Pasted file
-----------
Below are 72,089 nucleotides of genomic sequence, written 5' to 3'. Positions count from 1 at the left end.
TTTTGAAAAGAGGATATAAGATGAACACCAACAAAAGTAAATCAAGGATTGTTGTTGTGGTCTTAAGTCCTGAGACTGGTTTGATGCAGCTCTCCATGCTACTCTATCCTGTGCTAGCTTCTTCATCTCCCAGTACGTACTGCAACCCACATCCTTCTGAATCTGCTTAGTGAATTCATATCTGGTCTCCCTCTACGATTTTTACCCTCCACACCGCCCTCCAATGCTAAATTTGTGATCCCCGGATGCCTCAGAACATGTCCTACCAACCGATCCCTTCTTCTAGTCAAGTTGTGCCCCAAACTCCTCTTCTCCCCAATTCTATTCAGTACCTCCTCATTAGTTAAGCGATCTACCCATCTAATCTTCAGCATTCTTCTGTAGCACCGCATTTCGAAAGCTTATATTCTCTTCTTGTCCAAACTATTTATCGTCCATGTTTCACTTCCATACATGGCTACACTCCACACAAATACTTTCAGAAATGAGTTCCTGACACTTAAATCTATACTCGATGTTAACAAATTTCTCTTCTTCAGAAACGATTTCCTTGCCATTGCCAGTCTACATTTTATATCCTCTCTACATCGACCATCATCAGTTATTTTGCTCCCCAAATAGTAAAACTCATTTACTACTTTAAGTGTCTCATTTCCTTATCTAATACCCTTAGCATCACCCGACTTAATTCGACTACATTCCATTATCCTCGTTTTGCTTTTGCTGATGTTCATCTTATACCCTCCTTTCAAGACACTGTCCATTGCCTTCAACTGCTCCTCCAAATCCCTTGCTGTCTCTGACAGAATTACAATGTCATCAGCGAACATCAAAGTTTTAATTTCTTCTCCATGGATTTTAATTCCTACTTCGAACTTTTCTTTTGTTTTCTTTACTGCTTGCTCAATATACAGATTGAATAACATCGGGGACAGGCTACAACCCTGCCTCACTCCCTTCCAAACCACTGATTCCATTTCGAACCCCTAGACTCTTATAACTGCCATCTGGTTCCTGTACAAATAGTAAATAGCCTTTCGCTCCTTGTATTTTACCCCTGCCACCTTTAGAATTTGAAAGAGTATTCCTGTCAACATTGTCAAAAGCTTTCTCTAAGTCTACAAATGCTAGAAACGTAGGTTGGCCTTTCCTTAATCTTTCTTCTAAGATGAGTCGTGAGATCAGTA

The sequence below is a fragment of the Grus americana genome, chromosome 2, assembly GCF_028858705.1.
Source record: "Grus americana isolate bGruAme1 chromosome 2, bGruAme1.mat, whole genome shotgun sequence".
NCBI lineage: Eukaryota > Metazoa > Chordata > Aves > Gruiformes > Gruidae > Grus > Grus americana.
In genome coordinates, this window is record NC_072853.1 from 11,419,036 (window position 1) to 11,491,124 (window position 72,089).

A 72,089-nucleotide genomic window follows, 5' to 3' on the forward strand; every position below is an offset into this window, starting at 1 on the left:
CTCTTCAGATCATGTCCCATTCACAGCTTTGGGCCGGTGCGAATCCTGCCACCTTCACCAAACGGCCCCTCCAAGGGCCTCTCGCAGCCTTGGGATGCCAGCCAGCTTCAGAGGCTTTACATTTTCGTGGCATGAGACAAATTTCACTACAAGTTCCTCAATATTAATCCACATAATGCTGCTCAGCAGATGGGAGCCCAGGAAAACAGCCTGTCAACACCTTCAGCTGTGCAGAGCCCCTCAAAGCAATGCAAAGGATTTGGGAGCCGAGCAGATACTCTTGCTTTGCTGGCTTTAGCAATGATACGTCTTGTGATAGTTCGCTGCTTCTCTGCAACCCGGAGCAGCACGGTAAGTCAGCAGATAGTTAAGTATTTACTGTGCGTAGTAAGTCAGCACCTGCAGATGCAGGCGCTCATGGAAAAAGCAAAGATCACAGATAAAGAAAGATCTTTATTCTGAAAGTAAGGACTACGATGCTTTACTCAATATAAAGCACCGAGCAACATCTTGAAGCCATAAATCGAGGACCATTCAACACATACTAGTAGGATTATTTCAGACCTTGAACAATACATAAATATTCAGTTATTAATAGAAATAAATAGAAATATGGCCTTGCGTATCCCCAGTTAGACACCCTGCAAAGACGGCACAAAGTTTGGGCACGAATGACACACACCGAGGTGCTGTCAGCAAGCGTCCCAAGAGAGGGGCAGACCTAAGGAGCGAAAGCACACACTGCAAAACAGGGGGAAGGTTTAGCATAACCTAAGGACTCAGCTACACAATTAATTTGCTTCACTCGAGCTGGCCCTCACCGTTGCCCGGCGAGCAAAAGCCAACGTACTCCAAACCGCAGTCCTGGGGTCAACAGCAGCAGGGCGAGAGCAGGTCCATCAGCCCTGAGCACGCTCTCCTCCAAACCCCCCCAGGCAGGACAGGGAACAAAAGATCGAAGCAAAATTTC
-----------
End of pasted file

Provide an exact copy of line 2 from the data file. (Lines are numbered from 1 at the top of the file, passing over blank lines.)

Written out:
TTTTGAAAAGAGGATATAAGATGAACACCAACAAAAGTAAATCAAGGATTGTTGTTGTGGTCTTAAGTCCTGAGACTGGTTTGATGCAGCTCTCCATGCTACTCTATCCTGTGCTAGCTTCTTCATCTCCCAGTACGTACTGCAACCCACATCCTTCTGAATCTGCTTAGTGAATTCATATCTGGTCTCCCTCTACGATTTTTACCCTCCACACCGCCCTCCAATGCTAAATTTGTGATCCCCGGATGCCTCAGAACATGTCCTACCAACCGATCCCTTCTTCTAGTCAAGTTGTGCCCCAAACTCCTCTTCTCCCCAATTCTATTCAGTACCTCCTCATTAGTTAAGCGATCTACCCATCTAATCTTCAGCATTCTTCTGTAGCACCGCATTTCGAAAGCTTATATTCTCTTCTTGTCCAAACTATTTATCGTCCATGTTTCACTTCCATACATGGCTACACTCCACACAAATACTTTCAGAAATGAGTTCCTGACACTTAAATCTATACTCGATGTTAACAAATTTCTCTTCTTCAGAAACGATTTCCTTGCCATTGCCAGTCTACATTTTATATCCTCTCTACATCGACCATCATCAGTTATTTTGCTCCCCAAATAGTAAAACTCATTTACTACTTTAAGTGTCTCATTTCCTTATCTAATACCCTTAGCATCACCCGACTTAATTCGACTACATTCCATTATCCTCGTTTTGCTTTTGCTGATGTTCATCTTATACCCTCCTTTCAAGACACTGTCCATTGCCTTCAACTGCTCCTCCAAATCCCTTGCTGTCTCTGACAGAATTACAATGTCATCAGCGAACATCAAAGTTTTAATTTCTTCTCCATGGATTTTAATTCCTACTTCGAACTTTTCTTTTGTTTTCTTTACTGCTTGCTCAATATACAGATTGAATAACATCGGGGACAGGCTACAACCCTGCCTCACTCCCTTCCAAACCACTGATTCCATTTCGAACCCCTAGACTCTTATAACTGCCATCTGGTTCCTGTACAAATAGTAAATAGCCTTTCGCTCCTTGTATTTTACCCCTGCCACCTTTAGAATTTGAAAGAGTATTCCTGTCAACATTGTCAAAAGCTTTCTCTAAGTCTACAAATGCTAGAAACGTAGGTTGGCCTTTCCTTAATCTTTCTTCTAAGATGAGTCGTGAGATCAGTA